The 10 Project Management Knowledge Areas

Here, we’ll provide an overview of those knowledge areas and how they can help, particularly when it comes to IT project management.

Effective project management is a crucial part of many organisations, bringing good communication, task management and general planning to the table. If you’re hoping to enhance your skills within project management, you’ll need to understand the 10 knowledge areas that are essential to running a successful project from start to finish.

About the 10 project management knowledge areas

These knowledge areas range from project scope and cost to resource and procurement, giving you everything you need to understand when it comes to better project management.

The areas form the key aspects that should be overseen by project managers, so whether you’re in IT or engineering, you’ll know exactly what you should be managing. This can be instrumental when it comes to delivering projects within your department.

What are the 10 project management knowledge areas?

With the above in mind, here we’ll talk you through each of those crucial project management knowledge areas and explain their role within an IT department, so that you can further your understanding of what it means to be an IT project manager.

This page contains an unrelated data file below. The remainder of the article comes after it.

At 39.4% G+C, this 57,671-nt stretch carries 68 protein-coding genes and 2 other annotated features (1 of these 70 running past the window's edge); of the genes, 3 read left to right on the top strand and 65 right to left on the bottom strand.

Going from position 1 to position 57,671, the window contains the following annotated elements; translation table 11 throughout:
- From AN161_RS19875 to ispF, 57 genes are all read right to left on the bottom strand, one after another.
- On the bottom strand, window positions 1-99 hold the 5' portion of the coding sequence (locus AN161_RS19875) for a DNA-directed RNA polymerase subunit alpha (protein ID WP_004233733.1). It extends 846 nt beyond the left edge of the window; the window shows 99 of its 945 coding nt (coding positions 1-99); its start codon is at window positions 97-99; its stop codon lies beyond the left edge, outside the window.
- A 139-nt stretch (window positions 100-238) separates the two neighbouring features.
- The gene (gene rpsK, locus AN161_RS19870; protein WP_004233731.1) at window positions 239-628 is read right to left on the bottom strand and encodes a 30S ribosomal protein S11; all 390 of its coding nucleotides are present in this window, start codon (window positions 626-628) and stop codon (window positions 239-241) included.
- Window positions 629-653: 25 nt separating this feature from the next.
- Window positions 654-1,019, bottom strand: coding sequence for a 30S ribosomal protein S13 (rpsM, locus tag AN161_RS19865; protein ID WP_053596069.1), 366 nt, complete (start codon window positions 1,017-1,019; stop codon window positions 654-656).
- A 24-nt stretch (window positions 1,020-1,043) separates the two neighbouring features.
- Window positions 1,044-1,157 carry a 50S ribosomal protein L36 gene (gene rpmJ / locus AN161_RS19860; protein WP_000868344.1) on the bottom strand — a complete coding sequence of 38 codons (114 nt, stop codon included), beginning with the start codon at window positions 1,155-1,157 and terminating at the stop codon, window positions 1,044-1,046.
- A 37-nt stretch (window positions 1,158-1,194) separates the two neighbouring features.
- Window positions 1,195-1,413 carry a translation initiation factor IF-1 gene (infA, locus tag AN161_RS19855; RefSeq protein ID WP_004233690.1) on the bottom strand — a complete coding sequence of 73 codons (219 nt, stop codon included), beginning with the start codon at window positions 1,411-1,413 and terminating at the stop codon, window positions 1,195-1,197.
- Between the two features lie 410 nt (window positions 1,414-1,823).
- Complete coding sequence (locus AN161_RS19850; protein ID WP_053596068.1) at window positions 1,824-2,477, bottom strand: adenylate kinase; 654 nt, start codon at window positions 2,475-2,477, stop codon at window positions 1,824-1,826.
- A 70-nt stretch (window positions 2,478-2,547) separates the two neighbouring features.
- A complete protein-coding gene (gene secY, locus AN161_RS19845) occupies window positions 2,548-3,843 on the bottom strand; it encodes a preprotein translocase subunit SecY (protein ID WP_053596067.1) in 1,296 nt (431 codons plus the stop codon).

Project integration management

Project integration management is the framework, or roadmap, that sets out the plan for the whole project. It’s the overseeing of the processes that are required to bring the project together, including physical and any digital aspects. It may also cover things like managing the relationship between stakeholders, or any changes.

For a straightforward example to demonstrate this, if the sales department requires data from the IT team in order to produce a report, the project integration management process would be used to make sure the data is properly delivered and presented, and that it meets the requirements.